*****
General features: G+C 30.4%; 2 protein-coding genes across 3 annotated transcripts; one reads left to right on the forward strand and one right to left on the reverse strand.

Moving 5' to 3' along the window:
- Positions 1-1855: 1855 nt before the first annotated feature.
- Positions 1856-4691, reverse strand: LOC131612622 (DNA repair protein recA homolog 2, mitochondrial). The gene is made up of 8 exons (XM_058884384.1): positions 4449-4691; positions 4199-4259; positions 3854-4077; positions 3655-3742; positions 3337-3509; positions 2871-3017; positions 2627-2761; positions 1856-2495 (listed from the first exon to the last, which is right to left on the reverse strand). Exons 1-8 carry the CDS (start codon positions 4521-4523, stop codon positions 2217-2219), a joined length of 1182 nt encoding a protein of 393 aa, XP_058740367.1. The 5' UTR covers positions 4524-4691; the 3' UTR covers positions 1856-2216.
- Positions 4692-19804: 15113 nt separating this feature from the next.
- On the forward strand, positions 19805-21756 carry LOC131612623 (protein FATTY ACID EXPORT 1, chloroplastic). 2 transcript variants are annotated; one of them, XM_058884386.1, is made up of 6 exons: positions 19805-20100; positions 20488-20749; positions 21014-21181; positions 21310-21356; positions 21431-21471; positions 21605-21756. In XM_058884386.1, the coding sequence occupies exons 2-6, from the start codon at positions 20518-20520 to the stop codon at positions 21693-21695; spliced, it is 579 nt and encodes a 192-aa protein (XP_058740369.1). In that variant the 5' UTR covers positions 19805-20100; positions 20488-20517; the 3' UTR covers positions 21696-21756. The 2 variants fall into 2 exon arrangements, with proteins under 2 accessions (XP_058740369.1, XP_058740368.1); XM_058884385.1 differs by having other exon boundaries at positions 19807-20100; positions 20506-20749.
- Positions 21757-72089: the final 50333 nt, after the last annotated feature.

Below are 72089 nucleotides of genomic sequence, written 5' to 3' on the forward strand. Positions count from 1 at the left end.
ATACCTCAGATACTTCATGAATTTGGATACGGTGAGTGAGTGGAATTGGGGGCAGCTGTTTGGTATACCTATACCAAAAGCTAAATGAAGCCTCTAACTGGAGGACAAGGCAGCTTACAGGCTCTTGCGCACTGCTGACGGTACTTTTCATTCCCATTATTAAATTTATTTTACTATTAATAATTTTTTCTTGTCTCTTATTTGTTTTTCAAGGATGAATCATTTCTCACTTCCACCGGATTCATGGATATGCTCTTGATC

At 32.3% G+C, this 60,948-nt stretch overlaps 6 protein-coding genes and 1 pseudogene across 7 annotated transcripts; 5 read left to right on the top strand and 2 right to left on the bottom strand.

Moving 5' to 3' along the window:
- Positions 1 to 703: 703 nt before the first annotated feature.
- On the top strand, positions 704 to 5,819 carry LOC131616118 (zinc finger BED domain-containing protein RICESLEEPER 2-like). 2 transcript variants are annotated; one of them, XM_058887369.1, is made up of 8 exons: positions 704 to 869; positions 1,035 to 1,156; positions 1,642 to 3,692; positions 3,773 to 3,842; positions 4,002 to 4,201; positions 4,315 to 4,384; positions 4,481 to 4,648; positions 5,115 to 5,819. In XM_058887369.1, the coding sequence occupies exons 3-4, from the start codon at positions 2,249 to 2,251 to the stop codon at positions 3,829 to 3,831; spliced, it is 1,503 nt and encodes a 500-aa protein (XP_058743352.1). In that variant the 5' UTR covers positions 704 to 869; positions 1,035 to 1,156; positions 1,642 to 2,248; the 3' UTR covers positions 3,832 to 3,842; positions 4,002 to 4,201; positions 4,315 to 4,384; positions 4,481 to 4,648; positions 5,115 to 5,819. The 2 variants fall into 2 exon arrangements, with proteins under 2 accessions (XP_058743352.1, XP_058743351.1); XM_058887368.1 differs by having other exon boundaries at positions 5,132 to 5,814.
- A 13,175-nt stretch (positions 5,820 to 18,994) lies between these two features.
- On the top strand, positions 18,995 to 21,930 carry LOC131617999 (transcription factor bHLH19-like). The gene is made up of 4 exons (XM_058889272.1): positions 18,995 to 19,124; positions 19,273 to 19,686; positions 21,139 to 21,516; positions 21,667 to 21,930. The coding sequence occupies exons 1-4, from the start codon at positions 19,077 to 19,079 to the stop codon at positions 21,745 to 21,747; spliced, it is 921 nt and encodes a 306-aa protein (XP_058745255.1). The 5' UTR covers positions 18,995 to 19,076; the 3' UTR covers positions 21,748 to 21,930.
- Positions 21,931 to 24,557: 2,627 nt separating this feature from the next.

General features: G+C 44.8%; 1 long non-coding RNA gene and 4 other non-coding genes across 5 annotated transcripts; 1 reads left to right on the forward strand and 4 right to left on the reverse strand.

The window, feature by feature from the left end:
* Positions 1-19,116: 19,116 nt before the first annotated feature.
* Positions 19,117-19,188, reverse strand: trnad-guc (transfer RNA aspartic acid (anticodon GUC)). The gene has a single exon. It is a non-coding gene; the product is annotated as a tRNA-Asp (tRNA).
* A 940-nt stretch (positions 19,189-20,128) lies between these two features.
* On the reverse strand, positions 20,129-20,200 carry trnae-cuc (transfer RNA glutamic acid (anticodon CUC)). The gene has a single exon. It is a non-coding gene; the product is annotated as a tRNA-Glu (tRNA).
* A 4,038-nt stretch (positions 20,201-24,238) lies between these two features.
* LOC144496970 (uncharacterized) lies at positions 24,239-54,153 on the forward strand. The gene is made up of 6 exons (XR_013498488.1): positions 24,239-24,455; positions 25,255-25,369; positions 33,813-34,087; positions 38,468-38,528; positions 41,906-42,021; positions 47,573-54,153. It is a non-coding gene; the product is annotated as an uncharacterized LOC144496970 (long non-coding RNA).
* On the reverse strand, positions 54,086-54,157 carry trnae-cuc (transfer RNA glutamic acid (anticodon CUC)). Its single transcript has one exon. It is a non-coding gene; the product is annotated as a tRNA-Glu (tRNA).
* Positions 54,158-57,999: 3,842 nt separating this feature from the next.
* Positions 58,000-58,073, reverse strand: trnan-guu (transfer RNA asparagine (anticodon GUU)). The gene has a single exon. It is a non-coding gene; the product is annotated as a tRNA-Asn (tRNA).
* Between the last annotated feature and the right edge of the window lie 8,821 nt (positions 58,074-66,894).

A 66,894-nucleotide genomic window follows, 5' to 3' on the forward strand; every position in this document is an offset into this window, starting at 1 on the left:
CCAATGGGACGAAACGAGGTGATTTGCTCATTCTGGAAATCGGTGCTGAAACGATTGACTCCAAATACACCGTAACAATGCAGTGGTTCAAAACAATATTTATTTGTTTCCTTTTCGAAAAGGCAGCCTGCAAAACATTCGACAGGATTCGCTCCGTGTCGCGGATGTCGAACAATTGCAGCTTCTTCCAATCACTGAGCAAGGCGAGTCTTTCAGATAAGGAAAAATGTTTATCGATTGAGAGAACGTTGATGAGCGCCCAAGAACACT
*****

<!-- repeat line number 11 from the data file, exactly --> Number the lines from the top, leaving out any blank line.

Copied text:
Moving 5' to 3' along the window: